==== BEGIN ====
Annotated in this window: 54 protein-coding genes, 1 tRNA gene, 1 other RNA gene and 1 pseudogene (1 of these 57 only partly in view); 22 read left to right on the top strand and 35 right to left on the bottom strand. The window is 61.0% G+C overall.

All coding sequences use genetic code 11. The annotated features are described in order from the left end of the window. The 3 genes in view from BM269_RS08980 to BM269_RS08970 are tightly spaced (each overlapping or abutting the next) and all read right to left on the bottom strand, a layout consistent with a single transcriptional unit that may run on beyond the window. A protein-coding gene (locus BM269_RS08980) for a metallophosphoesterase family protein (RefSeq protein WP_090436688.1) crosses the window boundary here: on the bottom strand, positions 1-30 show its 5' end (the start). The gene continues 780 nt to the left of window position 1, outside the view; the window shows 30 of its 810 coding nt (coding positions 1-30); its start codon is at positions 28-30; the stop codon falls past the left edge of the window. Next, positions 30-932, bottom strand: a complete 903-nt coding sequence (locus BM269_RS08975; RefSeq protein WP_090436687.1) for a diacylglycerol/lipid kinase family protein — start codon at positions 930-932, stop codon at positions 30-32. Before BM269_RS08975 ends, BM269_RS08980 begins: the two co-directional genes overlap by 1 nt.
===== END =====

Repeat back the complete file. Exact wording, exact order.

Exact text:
Annotated in this window: 54 protein-coding genes, 1 tRNA gene, 1 other RNA gene and 1 pseudogene (1 of these 57 only partly in view); 22 read left to right on the top strand and 35 right to left on the bottom strand. The window is 61.0% G+C overall.

All coding sequences use genetic code 11. The annotated features are described in order from the left end of the window. The 3 genes in view from BM269_RS08980 to BM269_RS08970 are tightly spaced (each overlapping or abutting the next) and all read right to left on the bottom strand, a layout consistent with a single transcriptional unit that may run on beyond the window. A protein-coding gene (locus BM269_RS08980) for a metallophosphoesterase family protein (RefSeq protein WP_090436688.1) crosses the window boundary here: on the bottom strand, positions 1-30 show its 5' end (the start). The gene continues 780 nt to the left of window position 1, outside the view; the window shows 30 of its 810 coding nt (coding positions 1-30); its start codon is at positions 28-30; the stop codon falls past the left edge of the window. Next, positions 30-932, bottom strand: a complete 903-nt coding sequence (locus BM269_RS08975; RefSeq protein WP_090436687.1) for a diacylglycerol/lipid kinase family protein — start codon at positions 930-932, stop codon at positions 30-32. Before BM269_RS08975 ends, BM269_RS08980 begins: the two co-directional genes overlap by 1 nt.